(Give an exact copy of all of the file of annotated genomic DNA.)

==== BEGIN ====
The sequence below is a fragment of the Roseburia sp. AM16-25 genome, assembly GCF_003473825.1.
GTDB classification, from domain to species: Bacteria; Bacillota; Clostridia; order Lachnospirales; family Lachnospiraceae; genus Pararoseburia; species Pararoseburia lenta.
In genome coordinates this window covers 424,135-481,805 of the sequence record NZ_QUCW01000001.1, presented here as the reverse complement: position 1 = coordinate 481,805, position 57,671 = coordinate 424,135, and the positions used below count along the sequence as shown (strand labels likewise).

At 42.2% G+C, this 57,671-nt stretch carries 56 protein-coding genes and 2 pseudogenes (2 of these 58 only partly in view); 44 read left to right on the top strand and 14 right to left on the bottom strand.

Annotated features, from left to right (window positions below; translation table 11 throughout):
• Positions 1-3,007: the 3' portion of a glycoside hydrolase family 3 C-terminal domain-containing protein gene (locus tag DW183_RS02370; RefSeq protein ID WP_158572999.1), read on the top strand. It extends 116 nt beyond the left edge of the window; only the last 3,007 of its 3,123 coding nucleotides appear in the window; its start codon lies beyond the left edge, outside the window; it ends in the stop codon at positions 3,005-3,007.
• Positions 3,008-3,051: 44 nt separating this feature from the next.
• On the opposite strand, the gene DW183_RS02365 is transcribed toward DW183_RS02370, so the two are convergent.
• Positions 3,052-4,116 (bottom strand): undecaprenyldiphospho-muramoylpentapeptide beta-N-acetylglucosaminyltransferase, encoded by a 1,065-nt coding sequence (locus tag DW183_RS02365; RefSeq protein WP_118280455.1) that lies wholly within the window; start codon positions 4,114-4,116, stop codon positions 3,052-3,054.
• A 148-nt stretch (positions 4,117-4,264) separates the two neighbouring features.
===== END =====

The sequence below is a fragment of the Roseburia sp. AM16-25 genome, assembly GCF_003473825.1.
GTDB classification, from domain to species: Bacteria; Bacillota; Clostridia; order Lachnospirales; family Lachnospiraceae; genus Pararoseburia; species Pararoseburia lenta.
In genome coordinates this window covers 424,135-481,805 of the sequence record NZ_QUCW01000001.1, presented here as the reverse complement: position 1 = coordinate 481,805, position 57,671 = coordinate 424,135, and the positions used below count along the sequence as shown (strand labels likewise).

At 42.2% G+C, this 57,671-nt stretch carries 56 protein-coding genes and 2 pseudogenes (2 of these 58 only partly in view); 44 read left to right on the top strand and 14 right to left on the bottom strand.

Annotated features, from left to right (window positions below; translation table 11 throughout):
• Positions 1-3,007: the 3' portion of a glycoside hydrolase family 3 C-terminal domain-containing protein gene (locus tag DW183_RS02370; RefSeq protein ID WP_158572999.1), read on the top strand. It extends 116 nt beyond the left edge of the window; only the last 3,007 of its 3,123 coding nucleotides appear in the window; its start codon lies beyond the left edge, outside the window; it ends in the stop codon at positions 3,005-3,007.
• Positions 3,008-3,051: 44 nt separating this feature from the next.
• On the opposite strand, the gene DW183_RS02365 is transcribed toward DW183_RS02370, so the two are convergent.
• Positions 3,052-4,116 (bottom strand): undecaprenyldiphospho-muramoylpentapeptide beta-N-acetylglucosaminyltransferase, encoded by a 1,065-nt coding sequence (locus tag DW183_RS02365; RefSeq protein WP_118280455.1) that lies wholly within the window; start codon positions 4,114-4,116, stop codon positions 3,052-3,054.
• A 148-nt stretch (positions 4,117-4,264) separates the two neighbouring features.